Germany defends contested aid to Opel

25th September 2009, Comments 0 comments

Regulators are probing claims of a political carve-up in the Opel sale, with Belgium -- which risks seeing its factory closed -- joined by Britain, Poland and Spain in raising concerns.

Brussels -- The German government on Thursday defended controversial state aid to car maker Opel against a series of complaints, saying Germany would bear the brunt of European job losses.

"What we have done for Opel is good for all Europe (and) is good for Britain and Spain," said Peter Hintze, a junior economy minister in Chancellor Angela Merkel's coalition government.

"In absolute terms, Germany is absorbing the greatest number of job losses ... more than Britain and Spain combined," he added, as he arrived for meetings with European Union counterparts in Brussels.

Regulators are probing claims of a political carve-up in the Opel sale, with Belgium -- which risks seeing its factory closed -- joined by Britain, Poland and Spain in raising concerns at the talks.

Hintze said Berlin's offer of 4.5 billion euros (6.6 billion dollars) of state aid to Opel's planned new owners, Canadian auto parts group Magna International and Russia's Sberbank, would also give Opel's British sister company Vauxhall "a future."

According to details leaked to German media, Magna is poised to slash around 11,000 jobs from around 45,000 in Europe, including roughly 4,000 from some 25,000 in Germany.

Britain's Business Secretary Peter Mandelson -- a former EU trade commissioner -- has written to Competition Commissioner Neelie Kroes decrying "political intervention."

There are 4,700 workers at two plants under Opel's Vauxhall operations.

His comments came three days ahead of a German general election in which polls give Merkel a solid lead.

Germany has already extended a bridging loan worth 1.5 billion euros to keep Opel going until the takeover is completed but has also issued loan guarantees worth another three billion euros.

But Hintze also referred to September 15 talks with EU partners on joint financing plans.

He said Berlin wants "an equitable distribution of the load" and called for each country with Opel plants to contribute "proportionate to the economic weight of that state" and taking into account its total salary bill or employee numbers.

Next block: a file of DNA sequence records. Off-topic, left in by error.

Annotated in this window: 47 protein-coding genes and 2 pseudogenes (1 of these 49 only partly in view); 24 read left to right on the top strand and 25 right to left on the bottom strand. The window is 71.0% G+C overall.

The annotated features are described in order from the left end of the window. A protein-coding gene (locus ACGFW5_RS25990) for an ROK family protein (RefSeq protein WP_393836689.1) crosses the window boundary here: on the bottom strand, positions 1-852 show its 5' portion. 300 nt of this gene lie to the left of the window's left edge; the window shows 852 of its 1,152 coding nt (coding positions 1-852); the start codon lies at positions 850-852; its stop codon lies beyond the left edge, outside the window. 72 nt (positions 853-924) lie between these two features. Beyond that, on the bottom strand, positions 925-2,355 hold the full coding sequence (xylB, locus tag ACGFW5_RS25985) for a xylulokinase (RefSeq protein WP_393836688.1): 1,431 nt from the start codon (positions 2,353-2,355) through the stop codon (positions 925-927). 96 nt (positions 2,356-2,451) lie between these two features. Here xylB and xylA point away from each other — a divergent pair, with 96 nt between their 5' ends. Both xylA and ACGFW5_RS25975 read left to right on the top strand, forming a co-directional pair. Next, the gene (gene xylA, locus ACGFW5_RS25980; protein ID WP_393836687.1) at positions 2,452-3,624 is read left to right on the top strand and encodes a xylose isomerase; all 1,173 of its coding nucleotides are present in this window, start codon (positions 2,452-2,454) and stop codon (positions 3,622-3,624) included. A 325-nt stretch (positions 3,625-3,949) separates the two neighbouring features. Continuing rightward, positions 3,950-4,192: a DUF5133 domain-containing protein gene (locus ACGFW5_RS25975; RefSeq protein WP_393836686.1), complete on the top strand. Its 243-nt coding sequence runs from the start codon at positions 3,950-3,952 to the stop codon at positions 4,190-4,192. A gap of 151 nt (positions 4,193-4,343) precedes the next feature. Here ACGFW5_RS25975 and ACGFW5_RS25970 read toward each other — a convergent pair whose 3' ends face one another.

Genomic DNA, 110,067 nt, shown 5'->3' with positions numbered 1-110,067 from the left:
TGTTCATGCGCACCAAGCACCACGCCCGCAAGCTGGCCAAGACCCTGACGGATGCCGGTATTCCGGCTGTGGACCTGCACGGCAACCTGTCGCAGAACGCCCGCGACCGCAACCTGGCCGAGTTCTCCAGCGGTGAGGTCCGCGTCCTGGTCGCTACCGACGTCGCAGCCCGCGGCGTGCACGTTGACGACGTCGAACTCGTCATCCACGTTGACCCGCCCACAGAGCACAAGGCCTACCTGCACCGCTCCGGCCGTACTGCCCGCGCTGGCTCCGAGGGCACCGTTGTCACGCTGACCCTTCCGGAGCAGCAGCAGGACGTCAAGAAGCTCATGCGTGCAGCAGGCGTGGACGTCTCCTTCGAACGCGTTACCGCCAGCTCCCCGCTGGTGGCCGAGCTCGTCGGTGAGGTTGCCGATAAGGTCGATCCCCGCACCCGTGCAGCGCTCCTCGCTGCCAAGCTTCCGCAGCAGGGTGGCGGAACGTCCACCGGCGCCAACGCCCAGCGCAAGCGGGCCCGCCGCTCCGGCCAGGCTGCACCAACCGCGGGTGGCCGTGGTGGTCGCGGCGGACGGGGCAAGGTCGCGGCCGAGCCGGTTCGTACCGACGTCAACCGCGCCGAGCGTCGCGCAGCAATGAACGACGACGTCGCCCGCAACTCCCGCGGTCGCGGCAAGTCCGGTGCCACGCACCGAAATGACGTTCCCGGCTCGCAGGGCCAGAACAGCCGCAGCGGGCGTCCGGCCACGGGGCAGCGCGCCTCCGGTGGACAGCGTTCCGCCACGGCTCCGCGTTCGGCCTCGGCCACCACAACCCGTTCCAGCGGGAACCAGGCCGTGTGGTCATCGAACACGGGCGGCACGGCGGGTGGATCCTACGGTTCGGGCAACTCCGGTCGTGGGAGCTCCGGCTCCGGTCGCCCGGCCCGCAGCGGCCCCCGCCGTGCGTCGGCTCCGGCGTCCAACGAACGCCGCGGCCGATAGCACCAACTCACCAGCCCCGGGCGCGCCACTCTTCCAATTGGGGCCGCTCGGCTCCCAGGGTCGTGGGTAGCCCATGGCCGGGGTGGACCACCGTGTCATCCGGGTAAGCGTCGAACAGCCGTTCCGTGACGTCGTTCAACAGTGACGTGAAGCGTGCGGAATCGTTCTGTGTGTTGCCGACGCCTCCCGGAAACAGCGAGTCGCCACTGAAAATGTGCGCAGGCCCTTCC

European Commission vice-president Guenter Verheugen said inspectors would examine not only German state aid, but incentives from "all those countries implicated."

Verheugen said officials would meet with the governments of those countries on October 7 to discuss Magna's plans, adding that those talks would form "the basis" of the commission's decision.

Hintze vowed that his government would respond to the commission "over the next fortnight."

Berlin is aiming for EU approval for completion of the sale by November 30.

A commission spokesman said its scrutiny would be thorough regardless of complaints.

"Will Mandelson's letter make any difference...? No, because we are doing it already," the spokesman said.

Thousands of car workers and supporters, including hundreds from Germany, protested on Wednesday at the Antwerp factory in northern Belgium where some 2,500 workers are threatened with the dole.

General Motors chief executive Fritz Henderson, whose board named Magna as preferred buyers, was quoted this week by a German automobile magazine as saying that "Antwerp is an option" for closure.

Hintze added that of all GM Europe's sites, the chances were "less favourable" for the Flanders site from the start, but stressed that the decision "is one for the company, not for the governments concerned."

Hintze's boss, German Economy Minister Karl-Theodor zu Guttenberg, was quoted by Dow Jones Newswires as saying Berlin was "not expecting a veto" to be the outcome of the EU deliberations.

"I'm hoping for a good European solution," he added during a visit to the Frankfurt Motor Show.

Sophie Estienne/AFP/Expatica

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